Thursday, February 15, 2024

Hometown Hero: Marlene Pomeranz

From docent to president, this longtime volunteer has been an anchor of the Boca Raton Museum of Art

There are fans of the Boca Raton Museum of Art, and then there is Marlene Pomeranz.

Since volunteering as a docent with the museum in 1984, she has borne witness to its seismic growth—in its permanent collection, in its prestige, in its sheer size—through a bounty of roles and responsibilities. When Pomeranz began her nearly 40-year commitment to the institution, it still operated out of the squat building on Palmetto Park Road that now houses the museum’s Art School.

Through the years, and into a new century and a new building anchoring the north end of Mizner Park, Pomeranz graduated to assistant to the gift shop manager, to patron, to trustee board member, to executive vice president, to president. She earned much of her art education through history courses at the Art School, and she remains involved with the Friends auxiliary. She is proud to continue to support the museum as an honorary board member, as this year’s unveiling of a new sculpture garden, a renovated exterior and an exhibition premiere of global interest (“Machu Picchu and the Golden Empires of Peru”) continue to enhance its cachet.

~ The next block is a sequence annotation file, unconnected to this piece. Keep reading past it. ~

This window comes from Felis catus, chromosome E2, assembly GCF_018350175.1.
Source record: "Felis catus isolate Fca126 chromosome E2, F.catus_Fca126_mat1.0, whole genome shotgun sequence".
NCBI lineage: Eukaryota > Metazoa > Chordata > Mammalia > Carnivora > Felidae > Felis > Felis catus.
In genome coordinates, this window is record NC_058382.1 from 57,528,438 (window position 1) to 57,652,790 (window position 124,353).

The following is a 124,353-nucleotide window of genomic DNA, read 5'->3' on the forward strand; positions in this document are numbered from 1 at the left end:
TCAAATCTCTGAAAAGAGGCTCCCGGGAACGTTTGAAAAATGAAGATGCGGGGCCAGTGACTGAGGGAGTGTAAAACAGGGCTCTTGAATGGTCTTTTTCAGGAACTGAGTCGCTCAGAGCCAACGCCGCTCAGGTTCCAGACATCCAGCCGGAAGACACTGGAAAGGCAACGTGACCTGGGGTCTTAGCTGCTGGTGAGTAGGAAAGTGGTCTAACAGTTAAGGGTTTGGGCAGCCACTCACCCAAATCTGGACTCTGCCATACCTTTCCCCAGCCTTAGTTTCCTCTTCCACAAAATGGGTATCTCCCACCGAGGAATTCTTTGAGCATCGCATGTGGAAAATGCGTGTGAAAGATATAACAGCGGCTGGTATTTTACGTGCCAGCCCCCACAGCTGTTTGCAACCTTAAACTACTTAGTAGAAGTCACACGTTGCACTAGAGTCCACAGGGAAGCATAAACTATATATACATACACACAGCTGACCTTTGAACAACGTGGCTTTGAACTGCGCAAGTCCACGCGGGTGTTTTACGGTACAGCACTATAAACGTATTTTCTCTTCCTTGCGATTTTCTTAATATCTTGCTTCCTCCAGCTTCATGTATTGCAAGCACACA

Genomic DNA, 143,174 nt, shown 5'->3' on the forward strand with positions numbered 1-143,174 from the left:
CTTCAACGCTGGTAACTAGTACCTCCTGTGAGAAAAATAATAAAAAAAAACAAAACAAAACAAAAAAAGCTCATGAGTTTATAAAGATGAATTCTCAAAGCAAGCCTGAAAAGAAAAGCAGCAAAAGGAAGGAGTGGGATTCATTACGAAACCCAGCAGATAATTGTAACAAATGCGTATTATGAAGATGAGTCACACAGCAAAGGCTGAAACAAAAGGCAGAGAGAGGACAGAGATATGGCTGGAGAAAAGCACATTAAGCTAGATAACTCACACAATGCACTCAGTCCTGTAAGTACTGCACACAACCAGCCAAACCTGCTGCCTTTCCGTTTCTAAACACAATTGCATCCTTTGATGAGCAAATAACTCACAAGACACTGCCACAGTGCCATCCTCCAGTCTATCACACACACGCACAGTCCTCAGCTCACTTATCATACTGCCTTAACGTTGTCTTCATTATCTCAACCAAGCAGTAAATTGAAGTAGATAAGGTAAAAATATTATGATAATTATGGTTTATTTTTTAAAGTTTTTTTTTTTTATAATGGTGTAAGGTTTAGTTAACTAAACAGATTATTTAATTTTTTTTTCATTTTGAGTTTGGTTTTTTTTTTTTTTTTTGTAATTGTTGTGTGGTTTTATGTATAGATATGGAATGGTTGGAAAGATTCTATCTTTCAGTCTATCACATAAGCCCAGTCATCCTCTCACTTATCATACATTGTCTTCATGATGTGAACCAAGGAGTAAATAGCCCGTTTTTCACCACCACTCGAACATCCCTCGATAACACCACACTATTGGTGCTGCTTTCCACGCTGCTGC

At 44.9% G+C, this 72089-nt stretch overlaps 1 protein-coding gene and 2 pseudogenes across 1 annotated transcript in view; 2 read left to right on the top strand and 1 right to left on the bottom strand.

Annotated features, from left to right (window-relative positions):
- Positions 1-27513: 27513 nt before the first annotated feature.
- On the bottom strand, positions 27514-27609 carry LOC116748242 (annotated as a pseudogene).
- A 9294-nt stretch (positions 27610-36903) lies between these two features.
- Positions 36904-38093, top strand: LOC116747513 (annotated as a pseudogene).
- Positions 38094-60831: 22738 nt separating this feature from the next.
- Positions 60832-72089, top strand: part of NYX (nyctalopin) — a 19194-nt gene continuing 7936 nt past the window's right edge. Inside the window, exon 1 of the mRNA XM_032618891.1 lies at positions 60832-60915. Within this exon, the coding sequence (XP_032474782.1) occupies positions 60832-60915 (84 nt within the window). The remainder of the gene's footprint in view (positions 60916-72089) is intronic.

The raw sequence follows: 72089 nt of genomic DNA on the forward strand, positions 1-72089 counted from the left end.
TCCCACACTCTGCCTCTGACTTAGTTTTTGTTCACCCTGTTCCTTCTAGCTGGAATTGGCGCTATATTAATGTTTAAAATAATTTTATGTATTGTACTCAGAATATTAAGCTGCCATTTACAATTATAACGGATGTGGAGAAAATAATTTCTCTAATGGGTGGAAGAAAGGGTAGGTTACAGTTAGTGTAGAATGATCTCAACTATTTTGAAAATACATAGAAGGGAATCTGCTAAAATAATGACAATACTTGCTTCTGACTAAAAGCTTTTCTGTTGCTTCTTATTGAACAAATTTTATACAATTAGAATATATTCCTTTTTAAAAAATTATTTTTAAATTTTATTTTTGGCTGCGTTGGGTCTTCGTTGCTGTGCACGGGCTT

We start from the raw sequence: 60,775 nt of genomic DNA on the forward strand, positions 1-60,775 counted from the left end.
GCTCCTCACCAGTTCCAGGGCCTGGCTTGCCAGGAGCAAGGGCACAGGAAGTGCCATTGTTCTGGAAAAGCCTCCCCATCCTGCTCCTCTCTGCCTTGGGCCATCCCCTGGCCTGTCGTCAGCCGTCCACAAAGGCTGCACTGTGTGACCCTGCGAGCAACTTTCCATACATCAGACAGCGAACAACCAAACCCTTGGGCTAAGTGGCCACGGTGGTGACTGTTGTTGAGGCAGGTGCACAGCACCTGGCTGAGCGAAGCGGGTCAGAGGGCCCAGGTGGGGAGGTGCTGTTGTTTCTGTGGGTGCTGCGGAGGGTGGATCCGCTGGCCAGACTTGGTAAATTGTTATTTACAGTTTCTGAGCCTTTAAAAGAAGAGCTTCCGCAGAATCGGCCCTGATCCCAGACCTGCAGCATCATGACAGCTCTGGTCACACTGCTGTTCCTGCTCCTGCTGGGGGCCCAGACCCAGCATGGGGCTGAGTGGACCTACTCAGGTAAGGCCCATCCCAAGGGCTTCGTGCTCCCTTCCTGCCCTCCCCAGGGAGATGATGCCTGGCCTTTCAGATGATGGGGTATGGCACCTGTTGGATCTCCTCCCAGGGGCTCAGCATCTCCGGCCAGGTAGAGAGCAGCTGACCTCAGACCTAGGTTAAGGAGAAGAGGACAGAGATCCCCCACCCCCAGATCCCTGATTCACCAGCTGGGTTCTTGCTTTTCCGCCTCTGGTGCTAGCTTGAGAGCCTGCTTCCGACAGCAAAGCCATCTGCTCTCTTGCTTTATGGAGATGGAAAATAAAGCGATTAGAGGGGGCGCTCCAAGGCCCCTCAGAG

ON THE MUSEUM IN THE MID-1980S: It was a warm, welcoming organization. We were like a family. … And it grew, through the efforts of a great many people who I worked with.

ON THE EARLY DAYS IN MIZNER: Our first major show was Picasso. We put up a tent for a week; it ended up being longer than a week. We had a red carpet, and a grand opening, and the tent was attached to the building, so you could go in and out of the show, as well as a beautiful, formal sit-down dinner. Of course, the show was so well-received.

ON HER COMMUNITY INVOLVEMENT: We’ve become an integral part of the community. We’ve always tried to be a community resource, bringing children here when the arts programs were cut. We had docent groups that would go the schools and bring art to the children. We have buses underwritten by donors to bring children to the museum. We always tried to be a community resource, even within the gated communities in town. We have more corporations in town, so we try to be proactive in getting them involved in the museum. Now we have so many new buildings growing in the community. It’s more people moving into Boca, and getting them hopefully involved in the museum. It takes time. You’re always introducing yourself.

ON THE MUSEUM’S LEGACY: Considering the size and breadth and scope compared to other museums inside the state of Florida, we’ve been very lucky to keep pace with the Norton. We just look forward to bigger and better, and building bigger and better, and the city growing. We’re constantly working … and that’s nice. I don’t think I could have stuck with it so many years if I didn’t get so much joy and pleasure and education from this experience.

This story is from the November/December 2021 issue of Boca magazine. For more content like this, subscribe to the magazine.

John Thomason
John Thomason
As the A&E editor of, I offer reviews, previews, interviews, news reports and musings on all things arty and entertainment-y in Palm Beach, Broward and Miami-Dade counties.

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